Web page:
However, voluntary common reporting guidelines from the Secretary General – while focused on report structure, preparation steps, and presentation formats – highlight the need to link reviews to discussions on institutional frameworks, means of implementation and policy instruments, and next steps in order to orientate implementation. The UN Department of Economic and Social Affairs’ (DESA) latest edition of the Handbook for the Preparation of VNRs also combines specific advice on reporting and presentation formats with recommendations on broader aspects such as incorporating the SDGs into national frameworks.

In this sense, it is significant that the 2023 Political Declaration recognizes that VNRs have “generated valuable lessons learned and have helped countries monitor progress and integrate the Sustainable Development Goals into national plans and policies.” In other words, countries now recognize that VNRs as processes can and should be linked substantially to policymaking and planning.

Continuous review, occasional reporting to HLPF

Most would agree that sustainable development policymaking (including monitoring and evaluation) is a continuous process. So, why shouldn’t national follow-up and review processes on the SDGs also be continuous? With less than half of the 2030 Agenda implementation period left, and with enormous challenges ahead, it would seem reasonable to promote a permanent national follow-up and review process for each country – rather than discrete, sporadic processes culminating in national reports that are tailored for the attention of international actors.

Decisions on institutional features are, of course, up to each Member State. But, for the purpose of promoting political and policy relevance of the SDGs at country level, the UN could formally encourage its Member States to maintain permanent, participatory follow-up and review processes, instead of embarking on one or two more reviews before 2030. Countries could notify the UN Economic and Social Council (ECOSOC) when they wish to present national reports that provide updates on these permanent processes. At the same time, it is important for UN official documents to make clearer distinctions between ‘reviews’ and ‘reports.’ For example, the 2024 DESA Handbook seems to use them interchangeably when it refers to “submitting VNRs.” Follow-up and review can and does occur even when no official report is submitted to the HLPF, as evidenced by annual reports for domestic use. For example, Peru prepared a national sustainable development report in 2018, in line with the previous year’s report to the HLPF.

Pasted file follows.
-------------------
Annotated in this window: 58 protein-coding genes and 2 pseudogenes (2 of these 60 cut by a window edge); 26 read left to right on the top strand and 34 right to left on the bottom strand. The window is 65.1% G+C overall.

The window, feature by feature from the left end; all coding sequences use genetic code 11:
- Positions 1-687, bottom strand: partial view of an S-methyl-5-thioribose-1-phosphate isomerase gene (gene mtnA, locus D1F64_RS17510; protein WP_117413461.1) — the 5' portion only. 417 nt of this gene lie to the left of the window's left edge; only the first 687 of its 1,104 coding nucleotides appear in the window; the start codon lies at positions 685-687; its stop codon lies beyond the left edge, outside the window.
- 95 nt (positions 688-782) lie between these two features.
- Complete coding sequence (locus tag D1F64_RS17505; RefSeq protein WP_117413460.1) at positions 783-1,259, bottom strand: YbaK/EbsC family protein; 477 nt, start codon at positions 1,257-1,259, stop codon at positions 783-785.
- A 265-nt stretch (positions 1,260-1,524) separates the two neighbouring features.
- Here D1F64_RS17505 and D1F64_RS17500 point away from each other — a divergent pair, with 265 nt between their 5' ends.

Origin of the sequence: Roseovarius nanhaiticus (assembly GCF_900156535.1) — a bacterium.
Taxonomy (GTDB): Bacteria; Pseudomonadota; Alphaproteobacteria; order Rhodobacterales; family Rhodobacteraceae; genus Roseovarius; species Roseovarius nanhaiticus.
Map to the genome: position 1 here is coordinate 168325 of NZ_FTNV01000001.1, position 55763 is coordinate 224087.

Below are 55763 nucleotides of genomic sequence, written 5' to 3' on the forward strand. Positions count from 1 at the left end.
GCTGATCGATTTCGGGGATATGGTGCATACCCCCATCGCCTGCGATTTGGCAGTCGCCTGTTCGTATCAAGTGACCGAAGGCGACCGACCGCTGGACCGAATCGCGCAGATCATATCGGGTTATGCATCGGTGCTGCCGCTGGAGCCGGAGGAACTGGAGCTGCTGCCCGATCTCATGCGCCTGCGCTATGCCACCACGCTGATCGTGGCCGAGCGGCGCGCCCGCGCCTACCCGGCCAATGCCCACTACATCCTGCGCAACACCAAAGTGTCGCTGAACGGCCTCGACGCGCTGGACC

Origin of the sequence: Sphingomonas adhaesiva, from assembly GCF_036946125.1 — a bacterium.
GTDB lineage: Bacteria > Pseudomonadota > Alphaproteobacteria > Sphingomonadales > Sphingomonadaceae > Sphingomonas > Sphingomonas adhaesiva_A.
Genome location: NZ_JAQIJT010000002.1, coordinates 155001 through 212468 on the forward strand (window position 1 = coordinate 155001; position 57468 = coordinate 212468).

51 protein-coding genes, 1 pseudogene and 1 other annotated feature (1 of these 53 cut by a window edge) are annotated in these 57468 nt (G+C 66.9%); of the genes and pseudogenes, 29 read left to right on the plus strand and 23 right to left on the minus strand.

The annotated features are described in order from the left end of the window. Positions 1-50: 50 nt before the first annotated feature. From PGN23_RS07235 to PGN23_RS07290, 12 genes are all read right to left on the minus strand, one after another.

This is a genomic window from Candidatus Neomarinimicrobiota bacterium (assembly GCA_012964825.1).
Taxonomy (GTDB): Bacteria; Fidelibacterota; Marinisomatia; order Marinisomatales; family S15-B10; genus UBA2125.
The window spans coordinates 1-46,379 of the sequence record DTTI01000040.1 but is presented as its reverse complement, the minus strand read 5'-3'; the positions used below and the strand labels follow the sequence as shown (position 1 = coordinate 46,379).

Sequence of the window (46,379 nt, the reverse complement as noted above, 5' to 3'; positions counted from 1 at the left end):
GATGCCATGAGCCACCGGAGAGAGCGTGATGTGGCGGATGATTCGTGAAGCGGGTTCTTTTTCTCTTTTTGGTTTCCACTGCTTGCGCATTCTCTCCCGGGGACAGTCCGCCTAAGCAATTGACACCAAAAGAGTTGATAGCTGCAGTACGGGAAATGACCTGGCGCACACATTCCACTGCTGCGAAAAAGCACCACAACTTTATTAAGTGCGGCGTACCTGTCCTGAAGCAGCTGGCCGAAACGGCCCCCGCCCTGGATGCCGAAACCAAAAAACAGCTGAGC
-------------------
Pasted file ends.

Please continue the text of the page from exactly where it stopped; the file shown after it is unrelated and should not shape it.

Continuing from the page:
Reporting on permanent VNRs

How could new VNR reports better reflect progress in translating the SDGs to policies? In addition to valuable criteria already developed by official and independent actors that analyze VNRs (for example, those used by CEPEI in Latin America), there could be four new areas to be considered in VNRs:

  • Informing on evolving capacities of national 2030 Agenda institutions for permanent monitoring and assessment of SDG achievement through relevant policies;
  • Showing how reports and results of national consultations are formally communicated to high-level public authorities and officials, and any ensuing, relevant policy dialogue;
  • Explaining how reports to the HLPF are connected to regular SDG reporting for domestic use, aimed at decision makers beyond government and at general public; and
  • Including available information on SDG orientation of public budgeting and its relation to stated policy priorities.

Addressing these four areas would illustrate the extent to which reviews are not just one-off report preparation activities, but substantially linked to development policymaking. Official actors would need to be careful in stating these as quality criteria, but other stakeholders could be more forceful.


related events


related posts